The church spire coming up on the right is my prompt to get in the left turning lane. People at passing bus stops look intently at their phones, or stare at space in the middle distance above the queue of cars, as if trying to claim some equilibrium amid the chaos. Some of them look exhausted already; perhaps the prospect of another busy day, their privacy already relinquished as they stand or sit in full view of passing traffic.

There are two bridges to navigate on this route. The first one rises dramatically. I am flying, free from the stop-start that has punctuated most of the journey from home. Trying to keep my eyes on the road, the car gains momentum. Great expanses of water open up to my left, to my right, boats bobbing, the water winking, luring me to look.

I feel a weightlessness as the land and landmarks drop away and the car gathers speed. It seems surreal after being gripped to the road, edging forward bumper to bumper.

There is no time to enjoy the view. I bring myself wholly to the task of manoeuvering the engine at my fingertips, competing for my space on the bitumen. Vigilant for impatient drivers who bully motorists out of their way. We drive like rats escaping a sinking ship, each with an important destination to get to.

I catch glimpses of humanity at traffic lights: a couple arguing, a woman applying makeup in her rearview mirror, a young man balancing coffee and pastry during the brief respite from the judding forward movement.

There is nothing Zen about travelling at this time of the day. Despite the crisp, clear winter’s morning emerging around me with all its possibilities, myna birds and magpies calling in the overhanging trees if I am stopped long enough to hear them.

The sun warms my face. I am snapped out of my brief reverie by a tooting horn. There is movement in the queue and a space emerges in front of my car. The toot is to remind me to move forward, though there is no benefit in doing so: I am only half a car length behind the next driver.

Classical music lifts me up and out of the vehicle. I imagine myself hovering above the traffic towards my destination, looking down and being appalled at the number of us on the road at this hour.

I sense the frustration of other drivers being caught in a slow lane, behind a bus or building works that spill over into the road. I chastise myself for my own impatience, caught out for being human too. Then marvel at a cyclist’s dexterity, weaving in and out of the queued up boxes of steel. Trying not to think of how thin our armour is, remembering that time when I reversed too close to a wooden post. The sound of wood on metal like a tin opener engaging with a can of beans. $1500 to fix it. But at least I was still intact.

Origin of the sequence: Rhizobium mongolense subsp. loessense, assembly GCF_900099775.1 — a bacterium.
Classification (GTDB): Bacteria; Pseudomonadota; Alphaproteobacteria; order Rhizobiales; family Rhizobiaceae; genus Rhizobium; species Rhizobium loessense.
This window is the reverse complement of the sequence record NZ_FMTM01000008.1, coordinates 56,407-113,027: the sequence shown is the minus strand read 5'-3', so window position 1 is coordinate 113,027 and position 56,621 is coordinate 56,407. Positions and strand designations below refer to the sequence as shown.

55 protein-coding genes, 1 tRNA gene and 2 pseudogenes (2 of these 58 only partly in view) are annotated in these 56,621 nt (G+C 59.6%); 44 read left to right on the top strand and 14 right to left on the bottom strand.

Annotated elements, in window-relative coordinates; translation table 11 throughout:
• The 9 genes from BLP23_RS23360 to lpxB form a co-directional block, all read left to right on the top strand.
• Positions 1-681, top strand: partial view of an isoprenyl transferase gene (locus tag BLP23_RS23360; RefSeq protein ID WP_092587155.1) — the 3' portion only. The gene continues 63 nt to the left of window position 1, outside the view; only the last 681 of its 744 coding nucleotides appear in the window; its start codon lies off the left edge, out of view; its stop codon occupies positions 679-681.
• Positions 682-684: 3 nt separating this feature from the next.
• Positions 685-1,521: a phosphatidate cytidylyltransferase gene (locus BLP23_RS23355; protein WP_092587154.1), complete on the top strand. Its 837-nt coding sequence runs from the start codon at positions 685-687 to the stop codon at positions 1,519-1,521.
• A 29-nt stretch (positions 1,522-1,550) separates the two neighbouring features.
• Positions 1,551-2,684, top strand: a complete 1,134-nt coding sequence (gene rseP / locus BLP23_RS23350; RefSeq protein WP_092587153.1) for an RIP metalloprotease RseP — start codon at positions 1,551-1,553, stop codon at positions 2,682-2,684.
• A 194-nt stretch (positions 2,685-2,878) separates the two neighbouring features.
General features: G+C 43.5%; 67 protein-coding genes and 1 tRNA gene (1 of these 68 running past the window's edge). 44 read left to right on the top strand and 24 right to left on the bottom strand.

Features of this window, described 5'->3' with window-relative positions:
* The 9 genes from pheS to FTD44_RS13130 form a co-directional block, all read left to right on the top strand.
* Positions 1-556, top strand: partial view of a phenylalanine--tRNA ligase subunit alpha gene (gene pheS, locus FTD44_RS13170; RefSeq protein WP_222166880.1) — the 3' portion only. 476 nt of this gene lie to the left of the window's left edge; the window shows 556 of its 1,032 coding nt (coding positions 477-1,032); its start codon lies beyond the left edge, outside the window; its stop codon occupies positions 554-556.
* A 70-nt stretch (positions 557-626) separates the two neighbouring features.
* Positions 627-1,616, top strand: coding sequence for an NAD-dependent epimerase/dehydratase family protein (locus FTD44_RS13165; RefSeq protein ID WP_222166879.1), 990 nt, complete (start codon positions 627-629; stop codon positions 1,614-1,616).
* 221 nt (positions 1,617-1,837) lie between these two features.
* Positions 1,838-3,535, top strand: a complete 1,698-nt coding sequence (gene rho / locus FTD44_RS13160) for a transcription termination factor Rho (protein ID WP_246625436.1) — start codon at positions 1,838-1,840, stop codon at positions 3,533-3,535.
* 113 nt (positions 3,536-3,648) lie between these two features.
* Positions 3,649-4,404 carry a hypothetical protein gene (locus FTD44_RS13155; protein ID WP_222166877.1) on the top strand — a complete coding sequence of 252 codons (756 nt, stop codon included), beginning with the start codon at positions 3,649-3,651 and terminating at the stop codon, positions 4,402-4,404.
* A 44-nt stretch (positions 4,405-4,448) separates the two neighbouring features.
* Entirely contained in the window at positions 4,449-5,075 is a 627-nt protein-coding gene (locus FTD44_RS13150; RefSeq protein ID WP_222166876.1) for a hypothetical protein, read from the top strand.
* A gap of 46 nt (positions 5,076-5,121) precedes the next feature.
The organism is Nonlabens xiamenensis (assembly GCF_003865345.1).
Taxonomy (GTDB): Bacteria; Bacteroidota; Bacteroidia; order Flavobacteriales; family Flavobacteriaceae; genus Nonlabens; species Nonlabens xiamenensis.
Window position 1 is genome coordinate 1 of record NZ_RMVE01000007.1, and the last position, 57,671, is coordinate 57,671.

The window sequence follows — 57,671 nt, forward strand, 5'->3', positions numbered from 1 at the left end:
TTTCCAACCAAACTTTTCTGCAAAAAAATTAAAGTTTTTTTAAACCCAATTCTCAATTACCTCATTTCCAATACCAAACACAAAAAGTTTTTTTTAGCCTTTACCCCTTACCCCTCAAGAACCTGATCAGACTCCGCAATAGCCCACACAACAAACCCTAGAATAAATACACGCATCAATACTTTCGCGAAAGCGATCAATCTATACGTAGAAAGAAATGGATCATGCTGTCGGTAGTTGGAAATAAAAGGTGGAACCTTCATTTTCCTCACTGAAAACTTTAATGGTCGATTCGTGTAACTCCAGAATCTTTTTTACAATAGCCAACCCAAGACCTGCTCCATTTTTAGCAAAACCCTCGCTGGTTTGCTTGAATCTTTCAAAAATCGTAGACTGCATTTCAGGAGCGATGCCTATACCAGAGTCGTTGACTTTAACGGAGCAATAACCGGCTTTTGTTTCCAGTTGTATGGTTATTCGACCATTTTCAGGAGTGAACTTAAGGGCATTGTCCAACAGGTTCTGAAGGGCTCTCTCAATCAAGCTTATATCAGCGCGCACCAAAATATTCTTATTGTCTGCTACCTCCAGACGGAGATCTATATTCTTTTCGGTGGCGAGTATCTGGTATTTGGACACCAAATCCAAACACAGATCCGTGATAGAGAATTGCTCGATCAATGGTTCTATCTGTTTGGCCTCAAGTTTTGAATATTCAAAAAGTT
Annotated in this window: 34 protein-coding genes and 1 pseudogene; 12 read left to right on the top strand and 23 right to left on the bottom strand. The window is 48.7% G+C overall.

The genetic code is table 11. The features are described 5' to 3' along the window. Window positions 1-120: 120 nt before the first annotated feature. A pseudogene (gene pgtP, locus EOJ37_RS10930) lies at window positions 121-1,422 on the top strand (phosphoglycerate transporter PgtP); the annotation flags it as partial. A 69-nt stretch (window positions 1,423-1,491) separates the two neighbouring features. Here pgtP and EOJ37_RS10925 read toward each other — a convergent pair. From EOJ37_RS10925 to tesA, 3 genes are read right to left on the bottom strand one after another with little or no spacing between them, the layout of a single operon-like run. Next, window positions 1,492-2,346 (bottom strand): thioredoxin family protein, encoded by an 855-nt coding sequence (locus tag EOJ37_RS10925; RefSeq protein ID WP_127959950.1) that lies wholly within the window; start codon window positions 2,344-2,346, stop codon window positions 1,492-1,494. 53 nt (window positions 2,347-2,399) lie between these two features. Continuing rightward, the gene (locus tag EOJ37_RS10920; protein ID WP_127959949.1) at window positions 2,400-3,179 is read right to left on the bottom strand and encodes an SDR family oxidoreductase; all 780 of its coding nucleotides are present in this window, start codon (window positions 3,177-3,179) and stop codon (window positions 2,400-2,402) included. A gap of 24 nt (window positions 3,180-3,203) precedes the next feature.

Surveying the car park that this road has become, I fiddle with the radio dial. I counsel myself, sing to myself, talk to myself. Smile at other drivers who reply with an odd look. I count heads for something to do, am horrified at the footprint we are all making, these one-person cars. Guilty as charged. A bus – or rather, its driver – makes room for me, allows me in the queue. I am taken aback by the unexpected gesture and overcompensate with a succession of hand waves and head nods.

I meditate with my eyes open at traffic lights, look at shop windows, hum along to the radio, remind myself for the umpteenth time to organise podcasts. I could be learning another language while sitting here.

A surge of activity pushes my car forward. I imagine looking down from a plane and feeling sorry for all these people queued up, starting their day in frustration, heading to somewhere they would probably rather not be, their dreams put on hold.

Kookaburras and white cockatoos in the trees overhead announce my arrival at my destination. It is joyous, triumphant. Thoughts of traffic jams are quickly erased. How good are us humans at forgetting! I‘m smiling. I sit still in my car for a few moments, appreciate the relief of not moving. Mental fatigue competes with an inner voice: the effort will get easier over time.